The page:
• Shipping Weight: 1.3 pounds (View shipping rates and policies)
  • Average Customer Review: 4.3 out of 5 stars  See all reviews (41 customer reviews)
  • Amazon Best Sellers Rank: #21,992 in Books (See Top 100 in Books)

More About the Author

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Customer Reviews

It is very readable, dynamic, clear, fun.
Santiago Herrera
There is no entry for "Values" in the index of this lengthy book.
R. Trowbridge
Marcelo makes each reader feel like a genius.

Most Helpful Customer Reviews

80 of 86 people found the following review helpful By john messerly on June 9, 2014
Format: Hardcover

There is a new book on the intersection between science and the meaning of life: The Island of Knowledge: The Limits of Science and the Search for Meaning by Marcelo Gleiser, the Appleton Professor of Natural Philosophy and Professor of Physics and Astronomy at Dartmouth College.

Gleiser's main thesis is that our observations yield only an "island of knowledge."Thus there are limits to science's ability to answer fundamental philosophical questions. These limits to our knowledge arise both from the tools we use to explore reality and the nature of physical reality itself. What we can know is limited by the speed of light, the uncertainty principle, the incompleteness theorem, and our own intellectual limitations. Recognizing these limits does not entail abandoning science and embracing religion. We should continue our scientific investigation of the nature of the cosmos, Gleiser argues, for by coming to know the universe we come to know ourselves.

Obviously Gleiser is right--there are limits to scientific knowledge as the incompleteness theorem and uncertainty principle strongly suggest. As the island of our knowledge grows, so too does the ocean of uncertainty which surrounds it. Still science gives us our best chance to understand the nature of the cosmos, and hence the the most firm foundation upon which to understand the meaning of the cosmos.

Gleiser also argues that science and religion focus on the same question.

The urge to know our origins and our place in the cosmos is a defining part of our humanity.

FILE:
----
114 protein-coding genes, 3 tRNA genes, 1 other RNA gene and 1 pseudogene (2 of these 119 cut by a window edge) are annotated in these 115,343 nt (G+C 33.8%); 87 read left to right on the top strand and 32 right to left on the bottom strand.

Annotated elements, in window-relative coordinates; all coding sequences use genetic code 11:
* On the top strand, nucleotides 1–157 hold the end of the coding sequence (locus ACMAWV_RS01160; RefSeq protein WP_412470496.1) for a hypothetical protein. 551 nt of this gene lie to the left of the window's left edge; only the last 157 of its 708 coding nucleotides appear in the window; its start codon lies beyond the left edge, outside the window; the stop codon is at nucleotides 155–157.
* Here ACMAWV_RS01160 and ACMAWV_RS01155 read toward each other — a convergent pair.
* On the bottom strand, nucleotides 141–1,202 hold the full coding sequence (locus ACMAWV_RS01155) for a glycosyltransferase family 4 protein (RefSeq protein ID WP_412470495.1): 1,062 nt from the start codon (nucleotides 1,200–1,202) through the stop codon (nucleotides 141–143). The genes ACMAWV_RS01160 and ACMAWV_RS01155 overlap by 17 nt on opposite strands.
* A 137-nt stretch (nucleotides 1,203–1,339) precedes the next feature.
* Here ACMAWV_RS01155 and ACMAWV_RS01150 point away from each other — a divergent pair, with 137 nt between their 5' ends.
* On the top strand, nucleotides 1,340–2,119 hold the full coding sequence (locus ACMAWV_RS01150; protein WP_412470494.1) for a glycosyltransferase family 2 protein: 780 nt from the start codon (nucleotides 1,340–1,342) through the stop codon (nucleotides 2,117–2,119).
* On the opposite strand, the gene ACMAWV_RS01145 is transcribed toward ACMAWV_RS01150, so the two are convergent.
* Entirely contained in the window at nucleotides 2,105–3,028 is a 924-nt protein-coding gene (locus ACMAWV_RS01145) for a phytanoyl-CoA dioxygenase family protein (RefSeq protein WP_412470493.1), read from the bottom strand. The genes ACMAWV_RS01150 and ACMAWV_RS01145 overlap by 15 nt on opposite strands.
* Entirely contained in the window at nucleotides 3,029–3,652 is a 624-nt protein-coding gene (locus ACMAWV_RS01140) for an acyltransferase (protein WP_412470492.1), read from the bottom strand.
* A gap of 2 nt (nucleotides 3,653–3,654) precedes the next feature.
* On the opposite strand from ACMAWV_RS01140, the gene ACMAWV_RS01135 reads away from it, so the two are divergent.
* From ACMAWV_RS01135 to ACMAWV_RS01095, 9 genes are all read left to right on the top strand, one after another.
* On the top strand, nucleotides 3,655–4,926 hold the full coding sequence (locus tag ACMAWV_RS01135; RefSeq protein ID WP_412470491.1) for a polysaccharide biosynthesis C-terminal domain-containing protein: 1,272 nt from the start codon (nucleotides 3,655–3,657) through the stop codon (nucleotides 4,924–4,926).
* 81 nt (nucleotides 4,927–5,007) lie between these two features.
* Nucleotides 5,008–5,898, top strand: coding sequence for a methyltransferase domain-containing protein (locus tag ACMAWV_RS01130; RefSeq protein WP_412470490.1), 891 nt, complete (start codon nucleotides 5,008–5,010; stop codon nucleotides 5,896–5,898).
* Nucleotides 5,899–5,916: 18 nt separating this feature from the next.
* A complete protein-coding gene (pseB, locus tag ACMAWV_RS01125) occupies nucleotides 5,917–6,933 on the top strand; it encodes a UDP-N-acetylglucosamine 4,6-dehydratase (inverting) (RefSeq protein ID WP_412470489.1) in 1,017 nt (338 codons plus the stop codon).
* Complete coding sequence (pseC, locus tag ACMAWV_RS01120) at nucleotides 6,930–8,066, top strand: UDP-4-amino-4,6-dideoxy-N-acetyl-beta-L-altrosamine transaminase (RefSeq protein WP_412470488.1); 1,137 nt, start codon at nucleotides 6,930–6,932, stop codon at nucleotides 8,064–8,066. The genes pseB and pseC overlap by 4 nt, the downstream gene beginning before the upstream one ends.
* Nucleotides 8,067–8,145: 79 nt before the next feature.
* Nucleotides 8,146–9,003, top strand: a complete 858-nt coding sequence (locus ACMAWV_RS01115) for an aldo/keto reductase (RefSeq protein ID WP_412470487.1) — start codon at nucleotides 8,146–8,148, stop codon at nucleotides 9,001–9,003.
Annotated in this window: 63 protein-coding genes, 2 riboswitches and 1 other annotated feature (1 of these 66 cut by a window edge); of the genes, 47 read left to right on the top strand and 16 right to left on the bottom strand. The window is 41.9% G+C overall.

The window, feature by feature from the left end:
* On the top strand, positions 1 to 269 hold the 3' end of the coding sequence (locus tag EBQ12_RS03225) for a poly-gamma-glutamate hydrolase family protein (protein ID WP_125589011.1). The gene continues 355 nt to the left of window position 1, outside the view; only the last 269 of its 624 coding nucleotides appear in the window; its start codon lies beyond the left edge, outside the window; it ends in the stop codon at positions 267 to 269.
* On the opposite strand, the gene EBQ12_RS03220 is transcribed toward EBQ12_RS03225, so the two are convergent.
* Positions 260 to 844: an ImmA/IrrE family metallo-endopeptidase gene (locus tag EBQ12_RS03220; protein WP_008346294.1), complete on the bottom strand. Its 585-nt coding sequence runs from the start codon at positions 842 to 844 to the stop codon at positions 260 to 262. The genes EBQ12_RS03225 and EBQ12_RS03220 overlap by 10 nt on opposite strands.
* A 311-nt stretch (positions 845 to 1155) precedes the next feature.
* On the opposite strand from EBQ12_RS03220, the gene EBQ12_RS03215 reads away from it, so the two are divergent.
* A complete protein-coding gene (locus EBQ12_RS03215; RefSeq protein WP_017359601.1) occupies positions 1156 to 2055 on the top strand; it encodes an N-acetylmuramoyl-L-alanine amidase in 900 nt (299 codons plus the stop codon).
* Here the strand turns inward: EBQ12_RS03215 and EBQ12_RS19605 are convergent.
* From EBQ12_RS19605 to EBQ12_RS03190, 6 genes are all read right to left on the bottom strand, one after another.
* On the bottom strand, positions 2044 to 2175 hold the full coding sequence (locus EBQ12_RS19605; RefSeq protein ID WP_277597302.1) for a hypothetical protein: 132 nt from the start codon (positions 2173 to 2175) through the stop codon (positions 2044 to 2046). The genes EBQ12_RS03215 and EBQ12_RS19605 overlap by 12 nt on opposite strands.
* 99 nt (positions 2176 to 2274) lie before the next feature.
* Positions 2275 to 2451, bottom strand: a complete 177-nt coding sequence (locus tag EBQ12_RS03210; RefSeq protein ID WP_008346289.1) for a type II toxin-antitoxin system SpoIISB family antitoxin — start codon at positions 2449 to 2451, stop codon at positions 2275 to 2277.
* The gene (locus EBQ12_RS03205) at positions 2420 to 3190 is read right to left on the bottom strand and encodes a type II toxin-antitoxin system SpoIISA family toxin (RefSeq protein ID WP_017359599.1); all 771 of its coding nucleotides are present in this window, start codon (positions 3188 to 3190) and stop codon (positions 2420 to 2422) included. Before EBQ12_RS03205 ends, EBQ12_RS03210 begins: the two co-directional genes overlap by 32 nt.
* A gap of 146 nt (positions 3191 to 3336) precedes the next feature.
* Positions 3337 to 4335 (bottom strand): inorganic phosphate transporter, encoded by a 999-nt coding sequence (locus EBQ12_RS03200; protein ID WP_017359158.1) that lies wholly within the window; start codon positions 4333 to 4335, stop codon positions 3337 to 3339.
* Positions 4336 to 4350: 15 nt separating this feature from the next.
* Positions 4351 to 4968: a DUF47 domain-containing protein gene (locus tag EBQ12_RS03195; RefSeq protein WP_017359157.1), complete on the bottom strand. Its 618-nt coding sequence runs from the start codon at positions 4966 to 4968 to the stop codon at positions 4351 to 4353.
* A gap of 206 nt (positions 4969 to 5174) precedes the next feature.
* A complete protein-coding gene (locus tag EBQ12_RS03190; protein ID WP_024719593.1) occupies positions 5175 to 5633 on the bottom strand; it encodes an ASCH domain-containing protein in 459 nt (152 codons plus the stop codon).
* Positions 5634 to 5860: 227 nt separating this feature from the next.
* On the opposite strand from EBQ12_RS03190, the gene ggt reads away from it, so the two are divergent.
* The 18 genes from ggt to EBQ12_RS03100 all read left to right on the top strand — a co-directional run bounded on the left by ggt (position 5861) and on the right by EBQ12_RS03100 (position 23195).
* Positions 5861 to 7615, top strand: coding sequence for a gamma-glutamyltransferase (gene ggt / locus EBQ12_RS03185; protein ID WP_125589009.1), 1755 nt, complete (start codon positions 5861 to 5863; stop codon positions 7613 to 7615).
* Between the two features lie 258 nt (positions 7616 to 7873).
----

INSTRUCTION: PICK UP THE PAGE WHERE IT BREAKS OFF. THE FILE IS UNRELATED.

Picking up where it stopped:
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29 of 30 people found the following review helpful By weston on July 20, 2014
Format: Hardcover Verified Purchase
This book is ostensibly about the inherent limits of scientific knowledge, but actually provides an excellent summary of what is known (at least in physics) and traces its development from the Greeks onward, in the process of identifying these limits. One limit arises from the cosmic horizon of 13.8 billion years, before which the universe was opaque to radiation, implying that we can never receive information about regions further away than 13.8 billion light-years. Uncertainity at the sub-microsopic scale is due to the quantum weirdness of knowing only the probability of a particles's location until it is measured, the inherent uncertainty of that measurement and the entanglement (action at a distance) between particles

Early Western philosophers looked for a unified theory of the nature of matter. Thales (600 BCE) thought "all stuffs of the world were but different manifestations of a primal stuff, the embodiment of a reality always in flux". Parmenides, somewhat later, wrote "that what is can not change, for it then becomes what it is not". According to Lucretius (50 BCE), Leucippus and Democritus thought that all things were made of unchanging atoms moving in a void under various forces, assuming different shapes and forms under different forces by the reordering of numerous atoms. Aristotle posited a bottom-up natural arrangement of his four basic substances--earth, water, air and fire--to explain why a body moved up or down when displaced from its natural place.

As the author notes, scientific inquiry is an ongoing process, implying an ever-changing perception of reality.
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39 of 42 people found the following review helpful By A. MILLER on August 24, 2014
Format: Hardcover
I bought this book to support Gleiser and the 13.7 staff at NPR. I love the work they do and the human perspective they bring to the sciences. That being said, this piece of work fell short as a compelling cover-to-cover book. For one, I feel I was misled about the actual contents of the book. I understand authors are often at the whims of their publishers, but I can tell this book was trying to be about the limits of scientific understanding, how these limits affect science, and how they affect humanity. Unfortunately, the author's commentary on these topics could probably be condensed into 50 pages. The rest of the book is a meandering, if not pedantic, history of the human pursuit of knowledge. If I were interested in a history of philosophy or science, there are certainly many books which accomplish this better than Gleiser. If I felt that this history added a lot of value to the author's main argument, I could understand the attention it is paid. In reality, the author makes a clever analogy (about the "Island of Knowledge") towards the beginning of the book and then makes tenuous, disconnected references to this analogy as he reviews the past 2500 years of scientific history. I actually love the author's analogy and full agree with his philosophy on the limits of human understanding. I really wish the bulk of the book were more directly correlated with this topic. I hate to say it, but, given that Gleiser never delves really deeply into dissecting his analogy, the book comes across as a blog topic that got stretched very thinly into the length of a book. I don't regret my purchase because I'm happy to support Gleiser and co., but I the book is certainly not worth its price as it stands alone.